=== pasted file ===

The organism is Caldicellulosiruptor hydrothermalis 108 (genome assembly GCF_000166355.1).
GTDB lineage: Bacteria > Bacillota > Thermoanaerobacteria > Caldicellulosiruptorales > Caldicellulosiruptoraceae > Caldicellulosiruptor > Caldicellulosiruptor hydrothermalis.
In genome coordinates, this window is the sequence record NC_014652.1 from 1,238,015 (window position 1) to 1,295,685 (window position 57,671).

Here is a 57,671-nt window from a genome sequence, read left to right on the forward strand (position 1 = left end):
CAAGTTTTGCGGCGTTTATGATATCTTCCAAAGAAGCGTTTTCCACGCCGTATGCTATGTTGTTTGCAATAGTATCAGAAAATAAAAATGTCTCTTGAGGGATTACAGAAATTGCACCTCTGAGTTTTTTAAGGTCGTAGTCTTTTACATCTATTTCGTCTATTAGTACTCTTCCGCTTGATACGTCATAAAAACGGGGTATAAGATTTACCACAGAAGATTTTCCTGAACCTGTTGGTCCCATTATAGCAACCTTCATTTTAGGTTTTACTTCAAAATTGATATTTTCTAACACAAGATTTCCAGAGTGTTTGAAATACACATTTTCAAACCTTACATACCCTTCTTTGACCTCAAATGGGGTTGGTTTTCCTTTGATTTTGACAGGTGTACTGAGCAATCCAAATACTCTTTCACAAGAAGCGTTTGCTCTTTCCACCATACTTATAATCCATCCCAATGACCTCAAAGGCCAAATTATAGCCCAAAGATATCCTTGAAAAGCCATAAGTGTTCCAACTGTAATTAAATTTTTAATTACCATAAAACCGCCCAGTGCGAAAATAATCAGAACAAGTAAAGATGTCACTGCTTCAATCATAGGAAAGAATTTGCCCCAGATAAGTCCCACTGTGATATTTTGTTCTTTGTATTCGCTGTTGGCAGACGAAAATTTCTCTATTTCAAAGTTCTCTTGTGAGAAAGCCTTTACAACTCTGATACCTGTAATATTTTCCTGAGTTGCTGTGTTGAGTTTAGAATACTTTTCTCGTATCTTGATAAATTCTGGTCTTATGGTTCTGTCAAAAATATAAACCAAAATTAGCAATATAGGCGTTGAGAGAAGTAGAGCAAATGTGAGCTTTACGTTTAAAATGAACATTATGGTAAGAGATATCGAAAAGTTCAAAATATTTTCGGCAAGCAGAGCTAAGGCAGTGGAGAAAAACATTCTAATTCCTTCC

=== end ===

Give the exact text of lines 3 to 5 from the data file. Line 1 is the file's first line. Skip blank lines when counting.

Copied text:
In genome coordinates, this window is the sequence record NC_014652.1 from 1,238,015 (window position 1) to 1,295,685 (window position 57,671).

Here is a 57,671-nt window from a genome sequence, read left to right on the forward strand (position 1 = left end):
CAAGTTTTGCGGCGTTTATGATATCTTCCAAAGAAGCGTTTTCCACGCCGTATGCTATGTTGTTTGCAATAGTATCAGAAAATAAAAATGTCTCTTGAGGGATTACAGAAATTGCACCTCTGAGTTTTTTAAGGTCGTAGTCTTTTACATCTATTTCGTCTATTAGTACTCTTCCGCTTGATACGTCATAAAAACGGGGTATAAGATTTACCACAGAAGATTTTCCTGAACCTGTTGGTCCCATTATAGCAACCTTCATTTTAGGTTTTACTTCAAAATTGATATTTTCTAACACAAGATTTCCAGAGTGTTTGAAATACACATTTTCAAACCTTACATACCCTTCTTTGACCTCAAATGGGGTTGGTTTTCCTTTGATTTTGACAGGTGTACTGAGCAATCCAAATACTCTTTCACAAGAAGCGTTTGCTCTTTCCACCATACTTATAATCCATCCCAATGACCTCAAAGGCCAAATTATAGCCCAAAGATATCCTTGAAAAGCCATAAGTGTTCCAACTGTAATTAAATTTTTAATTACCATAAAACCGCCCAGTGCGAAAATAATCAGAACAAGTAAAGATGTCACTGCTTCAATCATAGGAAAGAATTTGCCCCAGATAAGTCCCACTGTGATATTTTGTTCTTTGTATTCGCTGTTGGCAGACGAAAATTTCTCTATTTCAAAGTTCTCTTGTGAGAAAGCCTTTACAACTCTGATACCTGTAATATTTTCCTGAGTTGCTGTGTTGAGTTTAGAATACTTTTCTCGTATCTTGATAAATTCTGGTCTTATGGTTCTGTCAAAAATATAAACCAAAATTAGCAATATAGGCGTTGAGAGAAGTAGAGCAAATGTGAGCTTTACGTTTAAAATGAACATTATGGTAAGAGATATCGAAAAGTTCAAAATATTTTCGGCAAGCAGAGCTAAGGCAGTGGAGAAAAACATTCTAATTCCTTCC